In accordance with the present invention, plural heat exchangers, such as the exemplary heat exchanger 10 described above may be used cooperatively. Such plural heat exchangers may be arranged in series or in parallel.

Under certain operating conditions, process fluid may freeze onto and accumulate on surfaces of the portions of the heat transfer plates 16, 18, 20, and 22 that are located in the process fluid tank 12. Process fluid may also freeze onto and accumulate on inside surfaces of the process fluid tank 12. This can happen, for example, where the operating temperature of the process fluid is close to its freezing temperature. When process fluid freezes onto such surfaces, a reduction in the flow rate of the process fluid can occur. The present invention advantageously provides the capability to remove such frozen process fluid from surfaces of the heat exchanger without taking the heat exchanger out of service. Any of the heating devices 31, 32, 33, 34, 35, 36, 37, and 38 can be used as desired to heat one or more of the heat transfer plates 16, 18, 20, and 22 for the purpose of removing frozen process fluid from a heat transfer plate or from any other surface of the process fluid tank 12. The control system 24 can be use to control such heating of the heat transfer plates in response to a measured flow rate, for example, or on a regular schedule such as may be empirically determined for particular operating parameters.

Additionally, the heating devices 31, 32, 33, 34, 35, 36, 37, and 38 can be used to provide a defrost function to the heat transfer plates 16, 18, 20, and 22. In use, moisture in the air in the insulating space 13 might condense and freeze onto the heat transfer plates 16, 18, 20, and 22 as a buildup of ice. Such ice buildup can reduce the efficiency of heat transfer from the process fluid 28 to the cryogenic fluid 30. If this happens, heating devices 31, 32, 33, 34, 35, 36, 37, and 38 can be used to remove such ice build up by heating one or more of the heat transfer plates 16, 18, 20, and 22. For example, one or both of the heating devices 31 and 32 can be used to heat the heat transfer plate 16, one or both of the heating devices 33 and 34 can be used to heat the heat transfer plate 18, one or both of the heating devices 35 and 36 can be used to heat the heat transfer plate 20, and one or both of the heating devices, 37 and 38 can be used to heat the heat transfer plate 22. Preferably, the heating devices 31, 32, 33, 34, 35, 36, 37, and 38 are controlled by the control system 24. The heating devices 31, 32, 33, 34, 35, 36, 37, and 38 can be used to defrost the heat transfer plates 16, 18, 20, and 22 sequentially, independently from each other, or in groups or batches depending on the particular defrost needs. Advantageously, when done independently the system 10 can remain in service.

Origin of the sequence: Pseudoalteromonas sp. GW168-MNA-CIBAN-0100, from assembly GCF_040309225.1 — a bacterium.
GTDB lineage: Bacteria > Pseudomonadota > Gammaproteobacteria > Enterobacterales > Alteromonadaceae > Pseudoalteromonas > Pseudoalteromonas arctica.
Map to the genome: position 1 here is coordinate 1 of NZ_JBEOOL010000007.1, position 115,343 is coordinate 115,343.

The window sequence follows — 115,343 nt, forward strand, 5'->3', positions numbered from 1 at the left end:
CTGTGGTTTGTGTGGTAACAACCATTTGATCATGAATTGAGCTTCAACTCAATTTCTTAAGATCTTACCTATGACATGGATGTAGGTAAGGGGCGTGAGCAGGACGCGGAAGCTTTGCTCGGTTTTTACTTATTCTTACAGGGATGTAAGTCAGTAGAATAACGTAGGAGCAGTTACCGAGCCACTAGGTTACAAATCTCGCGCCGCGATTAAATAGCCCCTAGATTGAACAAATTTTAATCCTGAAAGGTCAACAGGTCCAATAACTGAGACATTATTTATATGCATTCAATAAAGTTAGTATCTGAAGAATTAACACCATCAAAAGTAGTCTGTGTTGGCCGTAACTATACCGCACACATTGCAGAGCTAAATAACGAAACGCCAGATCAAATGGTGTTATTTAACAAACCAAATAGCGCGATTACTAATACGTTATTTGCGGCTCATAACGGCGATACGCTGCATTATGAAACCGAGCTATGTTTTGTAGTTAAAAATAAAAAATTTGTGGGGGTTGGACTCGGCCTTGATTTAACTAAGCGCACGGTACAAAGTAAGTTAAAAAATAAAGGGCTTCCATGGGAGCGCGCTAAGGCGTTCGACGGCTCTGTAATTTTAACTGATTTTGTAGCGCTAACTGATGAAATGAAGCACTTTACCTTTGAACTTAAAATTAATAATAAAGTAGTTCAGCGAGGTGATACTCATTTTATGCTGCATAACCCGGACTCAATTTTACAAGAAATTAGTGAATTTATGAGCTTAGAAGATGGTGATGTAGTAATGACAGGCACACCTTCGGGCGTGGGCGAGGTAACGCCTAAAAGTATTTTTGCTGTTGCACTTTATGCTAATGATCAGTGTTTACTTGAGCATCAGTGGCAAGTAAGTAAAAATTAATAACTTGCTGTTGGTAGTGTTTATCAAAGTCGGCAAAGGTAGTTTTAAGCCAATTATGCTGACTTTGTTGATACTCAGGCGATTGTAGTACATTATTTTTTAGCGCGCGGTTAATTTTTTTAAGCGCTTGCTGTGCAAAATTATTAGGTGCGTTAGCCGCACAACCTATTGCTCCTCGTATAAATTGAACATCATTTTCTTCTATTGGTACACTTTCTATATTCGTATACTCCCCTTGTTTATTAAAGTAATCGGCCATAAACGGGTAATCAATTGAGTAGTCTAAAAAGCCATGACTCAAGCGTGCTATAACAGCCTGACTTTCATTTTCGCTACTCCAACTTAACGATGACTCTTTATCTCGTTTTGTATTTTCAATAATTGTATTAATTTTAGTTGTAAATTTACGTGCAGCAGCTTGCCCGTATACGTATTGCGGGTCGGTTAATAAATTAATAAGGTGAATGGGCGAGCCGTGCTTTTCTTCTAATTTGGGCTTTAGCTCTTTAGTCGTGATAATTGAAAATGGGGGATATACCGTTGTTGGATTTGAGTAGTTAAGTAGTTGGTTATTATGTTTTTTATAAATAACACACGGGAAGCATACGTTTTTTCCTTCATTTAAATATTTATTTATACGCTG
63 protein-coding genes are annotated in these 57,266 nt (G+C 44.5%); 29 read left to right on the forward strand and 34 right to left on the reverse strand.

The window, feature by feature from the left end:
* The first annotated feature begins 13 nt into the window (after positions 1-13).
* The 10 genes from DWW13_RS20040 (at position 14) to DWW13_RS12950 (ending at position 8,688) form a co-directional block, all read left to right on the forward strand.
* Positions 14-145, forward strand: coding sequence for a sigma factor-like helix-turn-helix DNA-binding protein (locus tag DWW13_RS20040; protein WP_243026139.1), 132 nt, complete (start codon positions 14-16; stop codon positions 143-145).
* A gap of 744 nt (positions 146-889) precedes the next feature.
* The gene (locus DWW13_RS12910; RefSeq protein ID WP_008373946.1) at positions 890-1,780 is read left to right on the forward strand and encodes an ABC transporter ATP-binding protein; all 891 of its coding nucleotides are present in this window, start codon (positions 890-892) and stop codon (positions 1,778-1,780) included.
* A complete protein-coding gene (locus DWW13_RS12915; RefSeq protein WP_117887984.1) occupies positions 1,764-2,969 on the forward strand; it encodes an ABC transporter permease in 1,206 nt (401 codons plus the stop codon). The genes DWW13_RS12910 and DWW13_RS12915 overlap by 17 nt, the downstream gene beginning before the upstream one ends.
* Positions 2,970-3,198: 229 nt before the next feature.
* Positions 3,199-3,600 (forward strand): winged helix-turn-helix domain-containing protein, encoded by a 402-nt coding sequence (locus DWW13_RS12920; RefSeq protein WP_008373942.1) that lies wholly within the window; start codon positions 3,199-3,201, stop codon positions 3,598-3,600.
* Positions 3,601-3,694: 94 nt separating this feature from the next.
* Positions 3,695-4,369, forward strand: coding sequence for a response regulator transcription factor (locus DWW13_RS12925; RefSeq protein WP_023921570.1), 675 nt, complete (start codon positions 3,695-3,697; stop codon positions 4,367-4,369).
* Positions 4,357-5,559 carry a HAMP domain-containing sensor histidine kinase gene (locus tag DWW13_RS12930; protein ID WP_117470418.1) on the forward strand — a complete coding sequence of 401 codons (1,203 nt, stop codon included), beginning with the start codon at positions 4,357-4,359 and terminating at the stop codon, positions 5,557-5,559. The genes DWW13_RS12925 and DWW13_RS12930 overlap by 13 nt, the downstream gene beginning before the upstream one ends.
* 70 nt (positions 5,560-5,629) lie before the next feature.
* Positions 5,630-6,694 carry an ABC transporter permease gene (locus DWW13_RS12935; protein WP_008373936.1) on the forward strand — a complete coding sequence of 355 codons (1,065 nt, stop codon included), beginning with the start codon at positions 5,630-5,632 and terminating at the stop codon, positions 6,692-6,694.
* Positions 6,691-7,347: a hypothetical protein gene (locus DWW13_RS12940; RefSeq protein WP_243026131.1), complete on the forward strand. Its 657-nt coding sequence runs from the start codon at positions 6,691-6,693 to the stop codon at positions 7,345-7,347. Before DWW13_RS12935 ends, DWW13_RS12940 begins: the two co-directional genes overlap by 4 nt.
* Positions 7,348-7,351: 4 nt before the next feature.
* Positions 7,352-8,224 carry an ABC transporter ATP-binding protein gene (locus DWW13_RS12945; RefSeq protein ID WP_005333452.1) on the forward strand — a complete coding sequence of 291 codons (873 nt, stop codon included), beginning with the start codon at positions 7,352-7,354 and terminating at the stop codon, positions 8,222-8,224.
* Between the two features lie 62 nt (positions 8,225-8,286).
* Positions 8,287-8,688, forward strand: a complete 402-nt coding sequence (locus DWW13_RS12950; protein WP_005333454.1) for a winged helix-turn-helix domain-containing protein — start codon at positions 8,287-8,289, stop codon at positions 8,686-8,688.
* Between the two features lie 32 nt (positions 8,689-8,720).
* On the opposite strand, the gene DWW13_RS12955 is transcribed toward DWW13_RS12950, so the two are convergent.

The present invention has now been described with reference to several embodiments thereof. The entire disclosure of any patent or patent application identified herein is hereby incorporated by reference. The foregoing detailed description and examples have been given for clarity of understanding only. No unnecessary limitations are to be understood therefrom. It will be apparent to those skilled in the art that many changes can be made in the embodiments described without departing from the scope of the invention. Thus, the scope of the present invention should not be limited to the structures described herein, but only by the structures described by the language of the claims and the equivalents of those structures.

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Classifications
U.S. Classification236/1.00C, 62/64, 62/616, 252/67
International ClassificationF24F11/053
Cooperative ClassificationF28D21/0017, F28F27/00, F28D2021/0077, F25D29/001, F28D9/00
European ClassificationF28F27/00, F28D21/00F, F28D9/00
Legal Events
DateCodeEventDescription
Mar 19, 2013FPExpired due to failure to pay maintenance fee
Effective date: 20130127
Jan 27, 2013LAPSLapse for failure to pay maintenance fees
Sep 10, 2012REMIMaintenance fee reminder mailed
Mar 4, 2005ASAssignment
Owner name: HONEYWELL INTERNATIONAL INC., NEW JERSEY
Free format text: ASSIGNMENT OF ASSIGNORS INTEREST;ASSIGNORS:HARTNEY, NICHOLAS A.;WEBB, WINSTON S.;CUTTING, GUSTIN W.;REEL/FRAME:016363/0444
Effective date: 20050303